Overview

Brief Summary

Biology

Adult Indian yellow-nosed albatrosses return to the breeding colonies in late August, where they meet their partner from at least two previous breeding seasons. Forming loose groups on slopes and cliffs, the each pair lays just one large, white egg which is incubated by both the male and the female. The chick is fed and cared for until late March to mid April, when it fledges and begins to feed itself. It will not breed until it is eight or nine years old (3). Often following fishing vessels, the Indian yellow-nosed albatross feeds on fish, crustaceans and cephalopods. It feeds by snatching prey from the surface and by diving into the water. Although faring poorly when in competition for fish with larger sea birds, the Indian yellow-nosed albatross makes up for this with its agile flying technique, which enables it to catch scraps thrown from trawlers before they hit the water (2). Whilst usually silent at sea, this bird will give occasional croaks when competing for food (3).
Creative Commons Attribution Non Commercial Share Alike 3.0 (CC BY-NC-SA 3.0)

© Wildscreen

Source: ARKive

Trusted

Article rating from 0 people

Default rating: 2.5 of 5

Description

Part of the mollymawk family, the Indian yellow-nosed albatross is one of the smallest albatross species, compensating for its relatively diminutive proportions with excellent in-flight agility. A black and white bird, it has just one blaze of colour - a yellow stripe running down the top of the bill, blending into red at the tip – to which it owes its name. The back, upperwings and tail are dark grey, fading to very pale grey across the head and neck, and white on the underwings and rump. The underwings are tipped with black and have a narrow margin of black at the leading edge (2). The legs are pale bluish pink (3). The sexes are alike, but juveniles have a white head and black bill (2).
Creative Commons Attribution Non Commercial Share Alike 3.0 (CC BY-NC-SA 3.0)

© Wildscreen

Source: ARKive

Trusted

Article rating from 0 people

Default rating: 2.5 of 5

Distribution

Range Description

Thalassarche carteri breeds on Amsterdam, Crozet Islands, Kerguelen Islands, and St Paul Islands (French Southern Territories) and on Prince Edward Island (South Africa). In addition, two breeding pairs were recorded on The Pyramid in 2007. Colonies on Amsterdam Island are estimated at c.27,000 pairs breeding per year in 2006 (Rolland et al. 2009). Elsewhere, there were an estimated 7,000 pairs on Prince Edward Island in 2009 (ACAP 2009), 7,030 pairs per year on Crozet Island (ACAP 2007), as well as 50 pairs on Kerguelen (Weimerskirch and Jouventin 1998) and six pairs on St Paul, giving a total of 41,086 pairs per year, equating to c.82,000 mature individuals, and perhaps more than 160,000 individuals of all age classes (Gales 1998). Colonies on Amsterdam Island declined on average by 58% at between 1982 and 1995. The lowest numbers were recorded in 1995, after which some colonies on the island increased or stabilised between 1996 and 2005. The overall trend on Amsterdam is a decline of over 30% between 1982-2006 (Rolland et al. 2009). The population on Prince Edward appears stable: in 2001-2002, 4,170 pairs were counted, representing 7,500 pairs in total once early breeding failures were taken into account (Ryan et al. 2003). However, the figure for Prince Edward Island was recently revised down to 7,000 pairs in 2009 (ACAP 2009). Decline over three generations is estimated at 51%, assuming a continuing decline at Amsterdam Island and populations elsewhere remaining stable. Outside the breeding season, the species disperses throughout the southern Indian Ocean between 30-50 degrees South, and birds are frequently observed off southern Africa and south-western Australia, extending east to the Tasman Sea and north-eastern New Zealand (Harrison 1983).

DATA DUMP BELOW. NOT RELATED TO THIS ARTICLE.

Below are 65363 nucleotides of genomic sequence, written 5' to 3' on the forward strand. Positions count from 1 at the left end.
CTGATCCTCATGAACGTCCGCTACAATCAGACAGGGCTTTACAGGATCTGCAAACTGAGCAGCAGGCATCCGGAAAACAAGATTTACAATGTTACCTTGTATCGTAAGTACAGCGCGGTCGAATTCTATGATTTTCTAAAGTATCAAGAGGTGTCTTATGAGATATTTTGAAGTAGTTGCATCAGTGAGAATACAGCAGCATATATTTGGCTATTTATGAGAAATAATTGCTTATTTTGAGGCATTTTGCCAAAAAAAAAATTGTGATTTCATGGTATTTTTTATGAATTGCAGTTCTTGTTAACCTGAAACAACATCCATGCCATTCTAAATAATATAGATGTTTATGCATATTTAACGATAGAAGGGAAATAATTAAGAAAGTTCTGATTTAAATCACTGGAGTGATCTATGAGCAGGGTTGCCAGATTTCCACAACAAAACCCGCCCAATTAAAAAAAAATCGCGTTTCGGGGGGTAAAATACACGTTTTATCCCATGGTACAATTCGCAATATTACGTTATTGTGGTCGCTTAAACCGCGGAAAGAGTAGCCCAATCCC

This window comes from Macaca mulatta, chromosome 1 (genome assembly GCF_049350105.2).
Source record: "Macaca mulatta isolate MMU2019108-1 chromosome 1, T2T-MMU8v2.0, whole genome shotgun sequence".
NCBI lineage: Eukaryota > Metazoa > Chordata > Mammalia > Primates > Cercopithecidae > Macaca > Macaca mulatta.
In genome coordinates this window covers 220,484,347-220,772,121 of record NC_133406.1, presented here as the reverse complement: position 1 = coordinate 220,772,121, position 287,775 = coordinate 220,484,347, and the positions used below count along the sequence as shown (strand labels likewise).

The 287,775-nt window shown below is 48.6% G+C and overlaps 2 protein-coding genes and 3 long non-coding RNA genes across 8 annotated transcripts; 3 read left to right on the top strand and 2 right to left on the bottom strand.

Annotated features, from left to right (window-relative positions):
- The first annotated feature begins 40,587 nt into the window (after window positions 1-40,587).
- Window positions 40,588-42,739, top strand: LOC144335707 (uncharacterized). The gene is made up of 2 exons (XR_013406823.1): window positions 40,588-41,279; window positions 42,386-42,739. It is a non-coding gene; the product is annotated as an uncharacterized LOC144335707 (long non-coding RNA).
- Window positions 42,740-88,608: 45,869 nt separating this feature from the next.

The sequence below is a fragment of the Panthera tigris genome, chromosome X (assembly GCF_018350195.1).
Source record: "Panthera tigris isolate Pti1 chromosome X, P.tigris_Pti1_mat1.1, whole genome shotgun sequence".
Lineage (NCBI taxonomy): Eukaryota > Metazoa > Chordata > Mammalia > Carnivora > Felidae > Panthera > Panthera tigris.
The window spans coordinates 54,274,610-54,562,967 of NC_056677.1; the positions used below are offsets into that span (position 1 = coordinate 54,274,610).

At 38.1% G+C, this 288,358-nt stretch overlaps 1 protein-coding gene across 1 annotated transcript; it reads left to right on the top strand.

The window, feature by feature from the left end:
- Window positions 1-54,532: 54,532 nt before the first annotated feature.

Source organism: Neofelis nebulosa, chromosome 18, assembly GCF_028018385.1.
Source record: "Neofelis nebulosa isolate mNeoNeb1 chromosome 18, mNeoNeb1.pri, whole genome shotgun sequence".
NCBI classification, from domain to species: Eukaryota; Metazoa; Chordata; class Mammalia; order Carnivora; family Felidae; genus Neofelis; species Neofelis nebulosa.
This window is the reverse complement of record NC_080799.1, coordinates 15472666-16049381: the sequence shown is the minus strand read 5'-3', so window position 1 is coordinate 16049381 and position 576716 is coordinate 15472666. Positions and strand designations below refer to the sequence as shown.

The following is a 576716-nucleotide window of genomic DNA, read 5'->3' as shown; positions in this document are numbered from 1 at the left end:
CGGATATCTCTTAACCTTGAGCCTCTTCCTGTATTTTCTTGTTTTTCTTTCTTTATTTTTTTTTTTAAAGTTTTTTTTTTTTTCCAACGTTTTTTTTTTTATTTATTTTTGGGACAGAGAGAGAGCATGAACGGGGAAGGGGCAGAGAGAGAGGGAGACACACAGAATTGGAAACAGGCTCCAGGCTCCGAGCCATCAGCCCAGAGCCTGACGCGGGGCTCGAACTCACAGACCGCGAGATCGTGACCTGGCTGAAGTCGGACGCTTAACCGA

Creative Commons Attribution Non Commercial Share Alike 3.0 (CC BY-NC-SA 3.0)

© International Union for Conservation of Nature and Natural Resources

Source: IUCN

Trusted

Article rating from 0 people

Default rating: 2.5 of 5

Range

Breeds on s Indian Ocean islands; ranges southern oceans.

Trusted

Article rating from 0 people

Default rating: 2.5 of 5

Range

The Indian yellow-nosed albatross breeds on Prince Edward Island, the Crozet Islands, the Kerguelen Islands, Amsterdam Island and the St Paul Islands in the Southern Indian Ocean. Outside the breeding season, the Indian yellow-nosed albatross disperses throughout the Indian Ocean and can be found off the south-western coast of Australia, east to the Tasman Sea and off northeastern New Zealand (2).
Creative Commons Attribution Non Commercial Share Alike 3.0 (CC BY-NC-SA 3.0)

© Wildscreen

Source: ARKive

Trusted

Article rating from 0 people

Default rating: 2.5 of 5

Ecology

Habitat

Habitat and Ecology

Habitat and Ecology
Behaviour It breeds annually, and breeding is either solitarily or in loose groups,. Eggs are laid in September-October and hatch in November-December. Chicks fledge in March-April. It catches prey by surface seizing and shallow diving (ACAP 2009). Diet It feeds mainly on fish and squid, and less frequently on crustaceans (Cherel and Klages 1998, ACAP 2009). Habitat Breeding It breeds on slopes or cliffs, typically in bare, rocky areas but sometimes in tussock-grass and ferns (Brooke 2004). Foraging range Satellite-tracking of birds from Amsterdam Island has shown that breeding birds forage up to 1,500 km from the colony (Pinaud and Weimerskirch 2007).